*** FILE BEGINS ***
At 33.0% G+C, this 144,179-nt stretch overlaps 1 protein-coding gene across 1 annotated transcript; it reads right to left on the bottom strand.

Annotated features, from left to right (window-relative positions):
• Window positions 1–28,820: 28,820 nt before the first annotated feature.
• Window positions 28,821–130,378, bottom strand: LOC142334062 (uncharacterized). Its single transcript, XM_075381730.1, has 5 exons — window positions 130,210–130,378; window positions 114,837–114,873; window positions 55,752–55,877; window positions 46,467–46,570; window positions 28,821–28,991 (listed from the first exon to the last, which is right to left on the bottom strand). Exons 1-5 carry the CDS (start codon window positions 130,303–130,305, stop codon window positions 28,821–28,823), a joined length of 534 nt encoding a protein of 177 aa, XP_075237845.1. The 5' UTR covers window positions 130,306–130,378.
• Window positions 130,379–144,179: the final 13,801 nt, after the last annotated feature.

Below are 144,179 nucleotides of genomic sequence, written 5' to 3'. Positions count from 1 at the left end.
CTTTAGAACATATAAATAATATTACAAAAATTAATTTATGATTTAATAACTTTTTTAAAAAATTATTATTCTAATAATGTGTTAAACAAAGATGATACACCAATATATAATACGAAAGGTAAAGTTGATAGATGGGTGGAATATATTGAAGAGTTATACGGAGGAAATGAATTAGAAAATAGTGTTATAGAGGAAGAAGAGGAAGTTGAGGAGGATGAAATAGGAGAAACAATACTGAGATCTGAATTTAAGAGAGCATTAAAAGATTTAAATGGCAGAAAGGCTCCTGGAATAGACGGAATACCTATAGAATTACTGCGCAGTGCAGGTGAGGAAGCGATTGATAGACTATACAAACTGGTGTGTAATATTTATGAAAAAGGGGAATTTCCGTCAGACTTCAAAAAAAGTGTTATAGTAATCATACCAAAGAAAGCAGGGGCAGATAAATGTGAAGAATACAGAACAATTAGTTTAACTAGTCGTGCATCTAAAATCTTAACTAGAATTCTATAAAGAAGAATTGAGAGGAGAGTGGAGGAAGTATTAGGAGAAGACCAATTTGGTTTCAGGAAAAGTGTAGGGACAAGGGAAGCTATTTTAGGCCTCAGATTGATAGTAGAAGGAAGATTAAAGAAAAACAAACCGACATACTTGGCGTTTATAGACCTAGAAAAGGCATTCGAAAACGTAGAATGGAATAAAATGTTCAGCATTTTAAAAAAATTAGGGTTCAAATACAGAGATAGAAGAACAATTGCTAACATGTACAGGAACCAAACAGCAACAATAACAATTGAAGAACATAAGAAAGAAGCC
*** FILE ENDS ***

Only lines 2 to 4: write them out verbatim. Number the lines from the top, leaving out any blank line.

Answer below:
Annotated features, from left to right (window-relative positions):
• Window positions 1–28,820: 28,820 nt before the first annotated feature.
• Window positions 28,821–130,378, bottom strand: LOC142334062 (uncharacterized). Its single transcript, XM_075381730.1, has 5 exons — window positions 130,210–130,378; window positions 114,837–114,873; window positions 55,752–55,877; window positions 46,467–46,570; window positions 28,821–28,991 (listed from the first exon to the last, which is right to left on the bottom strand). Exons 1-5 carry the CDS (start codon window positions 130,303–130,305, stop codon window positions 28,821–28,823), a joined length of 534 nt encoding a protein of 177 aa, XP_075237845.1. The 5' UTR covers window positions 130,306–130,378.